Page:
If you're reading this you're probably asking yourself "Which is the best glove cut for me?". There are a handful of different goalkeeper glove cuts and many spin-offs of the foundation cuts. We are going to take you through the different cuts and the benefits and drawbacks of them.
The Flat palm or "traditional cut" has been around around a long a goalkeeper gloves have existed, in the modern market they're mostly found at the cheaper end of market. It's formed off a single piece of latex for the Palma and fingers and I stitched to the back of the glove using gussets. using gussets makes the glove feel tighter to the fingers but they don't provide as much latex coverage meaning they offer less grip that other cuts such as the roll finger.
The Negative cut has taken the crown of cuts. It is, without doubt, the most sought after cut, it's similar to the box cut but the gussets are stitched on the inside of the glove, this means the glove is tighter to the hand giving a nice second skin sensation and offers great flexibility and provides slightly increased grip over the flat palm. Keepers love this cut as it enables them to get a good feel of the ball while still have a great protective glove.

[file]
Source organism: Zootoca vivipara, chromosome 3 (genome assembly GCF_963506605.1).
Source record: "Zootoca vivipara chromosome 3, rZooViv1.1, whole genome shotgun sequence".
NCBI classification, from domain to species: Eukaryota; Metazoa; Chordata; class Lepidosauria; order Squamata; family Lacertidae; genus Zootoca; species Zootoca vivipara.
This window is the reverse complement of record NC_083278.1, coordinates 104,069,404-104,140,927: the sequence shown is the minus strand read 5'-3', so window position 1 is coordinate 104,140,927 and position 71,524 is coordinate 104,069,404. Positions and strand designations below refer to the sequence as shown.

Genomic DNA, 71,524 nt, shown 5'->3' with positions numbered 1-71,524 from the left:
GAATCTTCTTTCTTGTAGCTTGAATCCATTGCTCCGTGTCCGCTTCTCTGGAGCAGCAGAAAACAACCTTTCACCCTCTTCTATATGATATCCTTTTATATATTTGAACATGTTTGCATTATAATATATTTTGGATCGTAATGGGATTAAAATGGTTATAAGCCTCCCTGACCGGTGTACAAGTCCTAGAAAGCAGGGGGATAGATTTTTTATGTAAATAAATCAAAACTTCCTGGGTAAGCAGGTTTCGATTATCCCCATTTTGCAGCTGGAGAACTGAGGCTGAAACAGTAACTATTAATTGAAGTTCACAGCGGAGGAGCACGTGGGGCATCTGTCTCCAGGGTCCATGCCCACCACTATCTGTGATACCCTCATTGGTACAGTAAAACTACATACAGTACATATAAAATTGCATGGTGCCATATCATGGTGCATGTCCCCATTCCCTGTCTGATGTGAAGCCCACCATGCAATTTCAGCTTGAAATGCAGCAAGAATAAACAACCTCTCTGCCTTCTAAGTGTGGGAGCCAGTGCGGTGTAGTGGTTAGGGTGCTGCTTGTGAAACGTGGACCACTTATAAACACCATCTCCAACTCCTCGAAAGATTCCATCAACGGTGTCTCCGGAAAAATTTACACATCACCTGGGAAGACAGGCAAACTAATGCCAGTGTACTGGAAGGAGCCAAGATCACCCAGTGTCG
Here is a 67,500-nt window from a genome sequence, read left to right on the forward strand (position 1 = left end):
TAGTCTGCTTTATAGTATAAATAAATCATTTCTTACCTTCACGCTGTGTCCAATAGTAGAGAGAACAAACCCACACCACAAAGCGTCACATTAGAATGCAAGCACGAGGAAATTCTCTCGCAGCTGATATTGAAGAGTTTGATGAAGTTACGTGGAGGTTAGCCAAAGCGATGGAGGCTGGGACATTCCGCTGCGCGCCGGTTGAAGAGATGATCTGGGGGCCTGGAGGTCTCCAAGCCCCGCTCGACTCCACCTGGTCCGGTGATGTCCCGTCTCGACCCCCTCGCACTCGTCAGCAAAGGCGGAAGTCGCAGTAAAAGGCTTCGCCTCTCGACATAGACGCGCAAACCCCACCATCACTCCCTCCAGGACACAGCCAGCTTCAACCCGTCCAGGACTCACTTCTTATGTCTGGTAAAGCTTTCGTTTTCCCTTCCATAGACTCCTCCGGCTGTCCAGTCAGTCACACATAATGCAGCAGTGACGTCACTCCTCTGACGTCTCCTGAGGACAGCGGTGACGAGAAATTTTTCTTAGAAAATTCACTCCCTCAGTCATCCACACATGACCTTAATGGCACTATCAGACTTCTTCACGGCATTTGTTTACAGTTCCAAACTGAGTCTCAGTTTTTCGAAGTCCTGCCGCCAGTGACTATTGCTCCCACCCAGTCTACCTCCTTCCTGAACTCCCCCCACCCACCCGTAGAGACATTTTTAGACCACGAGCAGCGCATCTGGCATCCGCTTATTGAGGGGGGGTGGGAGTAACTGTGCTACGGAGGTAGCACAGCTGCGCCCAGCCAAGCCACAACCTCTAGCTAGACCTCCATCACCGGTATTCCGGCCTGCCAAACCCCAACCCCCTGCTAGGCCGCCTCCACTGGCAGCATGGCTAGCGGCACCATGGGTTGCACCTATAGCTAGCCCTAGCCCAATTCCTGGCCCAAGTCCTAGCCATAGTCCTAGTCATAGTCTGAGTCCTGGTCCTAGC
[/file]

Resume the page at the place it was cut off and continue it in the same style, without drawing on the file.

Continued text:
The Roll Finger or “gun” cut wraps the latex around the finger and connects it directly to the back of the glove, with no gussets, this gives a larger surface area of latex, which improves grip, although it does mean the fingers aren’t as tight so it may feel slightly bulky.
Hybrid cuts were introduced to the goalkeeper market to meet the demand of keepers looking for the large surface area that the Roll Finger cut has to offer without having the bulky feel. The most well-known hybrid to date is the VG3 cut by Nike, the original cut was designed in collaboration with Victor Valdes combining roll finger on the index and pinky finger. Our hybrid cut on the Pinnacle Elite takes into account the seamless feel of a negative cut and the increased surface area of a roll finger. We spent hours on end modifying and perfecting the middle fingers by adding an ergo wrap on the middle fingers.
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We have put together a general size guide based on type and age however to get more accurate size results we do recommend using the measuring method further down this page.
This method is more specific than the general guide and should help you get the perfect fit.
To measure your size you will need to measure from the tip of your middle finger to the base of your palm (where it meets the wrist) and across the button of the fingers, you can use your knuckles for guidance.
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